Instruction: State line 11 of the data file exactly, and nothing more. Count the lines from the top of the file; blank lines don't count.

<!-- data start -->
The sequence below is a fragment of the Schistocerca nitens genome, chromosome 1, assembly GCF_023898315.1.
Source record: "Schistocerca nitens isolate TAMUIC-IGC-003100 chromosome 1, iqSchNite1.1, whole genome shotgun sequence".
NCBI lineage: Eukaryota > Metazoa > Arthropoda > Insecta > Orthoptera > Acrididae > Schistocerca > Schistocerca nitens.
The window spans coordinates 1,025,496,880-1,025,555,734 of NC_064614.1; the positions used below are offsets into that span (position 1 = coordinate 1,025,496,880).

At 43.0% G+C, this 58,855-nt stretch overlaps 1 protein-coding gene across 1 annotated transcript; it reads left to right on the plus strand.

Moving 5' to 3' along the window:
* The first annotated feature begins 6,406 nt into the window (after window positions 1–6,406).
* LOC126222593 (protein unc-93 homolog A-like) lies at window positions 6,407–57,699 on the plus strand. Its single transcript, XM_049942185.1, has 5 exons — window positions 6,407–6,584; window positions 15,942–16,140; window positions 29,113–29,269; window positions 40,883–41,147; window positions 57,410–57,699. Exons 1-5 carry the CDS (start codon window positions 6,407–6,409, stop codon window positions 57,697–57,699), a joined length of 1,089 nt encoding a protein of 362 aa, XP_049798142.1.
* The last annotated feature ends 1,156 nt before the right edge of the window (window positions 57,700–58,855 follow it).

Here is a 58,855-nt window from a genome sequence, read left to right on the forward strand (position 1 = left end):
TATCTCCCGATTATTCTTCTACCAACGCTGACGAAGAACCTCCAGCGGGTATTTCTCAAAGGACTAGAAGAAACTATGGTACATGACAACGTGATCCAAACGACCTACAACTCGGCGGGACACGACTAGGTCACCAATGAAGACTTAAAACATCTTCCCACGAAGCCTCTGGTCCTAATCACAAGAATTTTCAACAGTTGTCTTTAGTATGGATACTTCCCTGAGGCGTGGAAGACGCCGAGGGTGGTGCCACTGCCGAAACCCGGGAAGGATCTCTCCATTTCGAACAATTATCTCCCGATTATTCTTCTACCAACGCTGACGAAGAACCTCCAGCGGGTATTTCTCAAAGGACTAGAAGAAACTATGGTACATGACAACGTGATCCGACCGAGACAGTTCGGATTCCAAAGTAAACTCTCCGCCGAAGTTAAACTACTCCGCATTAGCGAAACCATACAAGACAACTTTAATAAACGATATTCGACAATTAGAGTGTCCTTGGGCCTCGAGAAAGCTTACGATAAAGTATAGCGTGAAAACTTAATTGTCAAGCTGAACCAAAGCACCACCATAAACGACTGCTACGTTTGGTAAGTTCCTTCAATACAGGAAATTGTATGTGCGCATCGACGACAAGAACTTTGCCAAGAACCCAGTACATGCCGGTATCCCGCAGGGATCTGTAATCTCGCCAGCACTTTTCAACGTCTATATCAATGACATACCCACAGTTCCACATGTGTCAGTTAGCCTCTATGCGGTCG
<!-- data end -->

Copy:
TATCTCCCGATTATTCTTCTACCAACGCTGACGAAGAACCTCCAGCGGGTATTTCTCAAAGGACTAGAAGAAACTATGGTACATGACAACGTGATCCAAACGACCTACAACTCGGCGGGACACGACTAGGTCACCAATGAAGACTTAAAACATCTTCCCACGAAGCCTCTGGTCCTAATCACAAGAATTTTCAACAGTTGTCTTTAGTATGGATACTTCCCTGAGGCGTGGAAGACGCCGAGGGTGGTGCCACTGCCGAAACCCGGGAAGGATCTCTCCATTTCGAACAATTATCTCCCGATTATTCTTCTACCAACGCTGACGAAGAACCTCCAGCGGGTATTTCTCAAAGGACTAGAAGAAACTATGGTACATGACAACGTGATCCGACCGAGACAGTTCGGATTCCAAAGTAAACTCTCCGCCGAAGTTAAACTACTCCGCATTAGCGAAACCATACAAGACAACTTTAATAAACGATATTCGACAATTAGAGTGTCCTTGGGCCTCGAGAAAGCTTACGATAAAGTATAGCGTGAAAACTTAATTGTCAAGCTGAACCAAAGCACCACCATAAACGACTGCTACGTTTGGTAAGTTCCTTCAATACAGGAAATTGTATGTGCGCATCGACGACAAGAACTTTGCCAAGAACCCAGTACATGCCGGTATCCCGCAGGGATCTGTAATCTCGCCAGCACTTTTCAACGTCTATATCAATGACATACCCACAGTTCCACATGTGTCAGTTAGCCTCTATGCGGTCG